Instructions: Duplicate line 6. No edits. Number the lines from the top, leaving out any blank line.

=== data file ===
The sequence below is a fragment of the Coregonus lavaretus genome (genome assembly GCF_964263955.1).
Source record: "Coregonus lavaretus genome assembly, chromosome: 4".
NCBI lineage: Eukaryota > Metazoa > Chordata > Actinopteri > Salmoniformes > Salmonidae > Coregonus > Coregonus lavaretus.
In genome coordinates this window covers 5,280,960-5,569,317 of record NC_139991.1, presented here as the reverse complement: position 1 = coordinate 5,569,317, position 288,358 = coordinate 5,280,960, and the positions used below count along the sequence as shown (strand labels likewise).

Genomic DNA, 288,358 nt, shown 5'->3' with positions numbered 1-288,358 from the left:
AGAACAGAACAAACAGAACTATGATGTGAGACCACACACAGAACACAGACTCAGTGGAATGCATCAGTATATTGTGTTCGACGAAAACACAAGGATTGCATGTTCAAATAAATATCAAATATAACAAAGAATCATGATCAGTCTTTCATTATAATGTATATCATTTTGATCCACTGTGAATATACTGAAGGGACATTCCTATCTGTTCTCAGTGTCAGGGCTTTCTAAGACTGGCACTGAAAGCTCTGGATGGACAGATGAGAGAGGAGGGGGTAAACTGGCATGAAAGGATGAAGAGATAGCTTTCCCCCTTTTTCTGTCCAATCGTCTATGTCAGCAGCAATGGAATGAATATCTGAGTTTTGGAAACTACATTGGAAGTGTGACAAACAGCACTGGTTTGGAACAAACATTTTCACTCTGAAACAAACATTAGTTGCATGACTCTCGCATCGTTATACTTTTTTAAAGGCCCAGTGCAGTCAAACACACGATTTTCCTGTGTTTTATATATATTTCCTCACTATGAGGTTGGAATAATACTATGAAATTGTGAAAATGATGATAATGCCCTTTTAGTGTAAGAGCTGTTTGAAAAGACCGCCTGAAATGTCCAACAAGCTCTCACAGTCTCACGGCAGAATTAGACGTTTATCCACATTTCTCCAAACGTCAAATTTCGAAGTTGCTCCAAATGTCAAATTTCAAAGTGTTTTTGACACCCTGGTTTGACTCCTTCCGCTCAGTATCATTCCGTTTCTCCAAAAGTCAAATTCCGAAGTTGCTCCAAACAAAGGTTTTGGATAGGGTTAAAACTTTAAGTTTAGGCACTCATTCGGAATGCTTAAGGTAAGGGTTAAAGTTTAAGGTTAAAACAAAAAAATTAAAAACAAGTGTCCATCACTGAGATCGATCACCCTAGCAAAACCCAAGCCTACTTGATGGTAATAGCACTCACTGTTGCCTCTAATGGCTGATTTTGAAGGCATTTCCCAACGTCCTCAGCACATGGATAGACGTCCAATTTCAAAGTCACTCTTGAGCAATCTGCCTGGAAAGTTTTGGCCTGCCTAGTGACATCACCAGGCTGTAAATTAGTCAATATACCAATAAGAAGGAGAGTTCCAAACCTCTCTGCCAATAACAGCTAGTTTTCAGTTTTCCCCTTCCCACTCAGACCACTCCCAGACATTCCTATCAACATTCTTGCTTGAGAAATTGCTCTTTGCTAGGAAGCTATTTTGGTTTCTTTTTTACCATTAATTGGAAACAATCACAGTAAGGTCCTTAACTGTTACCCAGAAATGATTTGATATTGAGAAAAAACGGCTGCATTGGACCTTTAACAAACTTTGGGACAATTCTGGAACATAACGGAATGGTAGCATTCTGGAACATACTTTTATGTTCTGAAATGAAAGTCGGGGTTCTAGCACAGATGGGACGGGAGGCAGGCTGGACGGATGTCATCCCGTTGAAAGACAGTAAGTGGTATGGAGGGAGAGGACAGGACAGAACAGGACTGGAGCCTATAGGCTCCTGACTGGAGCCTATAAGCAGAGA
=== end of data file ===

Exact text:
AGAACAGAACAAACAGAACTATGATGTGAGACCACACACAGAACACAGACTCAGTGGAATGCATCAGTATATTGTGTTCGACGAAAACACAAGGATTGCATGTTCAAATAAATATCAAATATAACAAAGAATCATGATCAGTCTTTCATTATAATGTATATCATTTTGATCCACTGTGAATATACTGAAGGGACATTCCTATCTGTTCTCAGTGTCAGGGCTTTCTAAGACTGGCACTGAAAGCTCTGGATGGACAGATGAGAGAGGAGGGGGTAAACTGGCATGAAAGGATGAAGAGATAGCTTTCCCCCTTTTTCTGTCCAATCGTCTATGTCAGCAGCAATGGAATGAATATCTGAGTTTTGGAAACTACATTGGAAGTGTGACAAACAGCACTGGTTTGGAACAAACATTTTCACTCTGAAACAAACATTAGTTGCATGACTCTCGCATCGTTATACTTTTTTAAAGGCCCAGTGCAGTCAAACACACGATTTTCCTGTGTTTTATATATATTTCCTCACTATGAGGTTGGAATAATACTATGAAATTGTGAAAATGATGATAATGCCCTTTTAGTGTAAGAGCTGTTTGAAAAGACCGCCTGAAATGTCCAACAAGCTCTCACAGTCTCACGGCAGAATTAGACGTTTATCCACATTTCTCCAAACGTCAAATTTCGAAGTTGCTCCAAATGTCAAATTTCAAAGTGTTTTTGACACCCTGGTTTGACTCCTTCCGCTCAGTATCATTCCGTTTCTCCAAAAGTCAAATTCCGAAGTTGCTCCAAACAAAGGTTTTGGATAGGGTTAAAACTTTAAGTTTAGGCACTCATTCGGAATGCTTAAGGTAAGGGTTAAAGTTTAAGGTTAAAACAAAAAAATTAAAAACAAGTGTCCATCACTGAGATCGATCACCCTAGCAAAACCCAAGCCTACTTGATGGTAATAGCACTCACTGTTGCCTCTAATGGCTGATTTTGAAGGCATTTCCCAACGTCCTCAGCACATGGATAGACGTCCAATTTCAAAGTCACTCTTGAGCAATCTGCCTGGAAAGTTTTGGCCTGCCTAGTGACATCACCAGGCTGTAAATTAGTCAATATACCAATAAGAAGGAGAGTTCCAAACCTCTCTGCCAATAACAGCTAGTTTTCAGTTTTCCCCTTCCCACTCAGACCACTCCCAGACATTCCTATCAACATTCTTGCTTGAGAAATTGCTCTTTGCTAGGAAGCTATTTTGGTTTCTTTTTTACCATTAATTGGAAACAATCACAGTAAGGTCCTTAACTGTTACCCAGAAATGATTTGATATTGAGAAAAAACGGCTGCATTGGACCTTTAACAAACTTTGGGACAATTCTGGAACATAACGGAATGGTAGCATTCTGGAACATACTTTTATGTTCTGAAATGAAAGTCGGGGTTCTAGCACAGATGGGACGGGAGGCAGGCTGGACGGATGTCATCCCGTTGAAAGACAGTAAGTGGTATGGAGGGAGAGGACAGGACAGAACAGGACTGGAGCCTATAGGCTCCTGACTGGAGCCTATAAGCAGAGA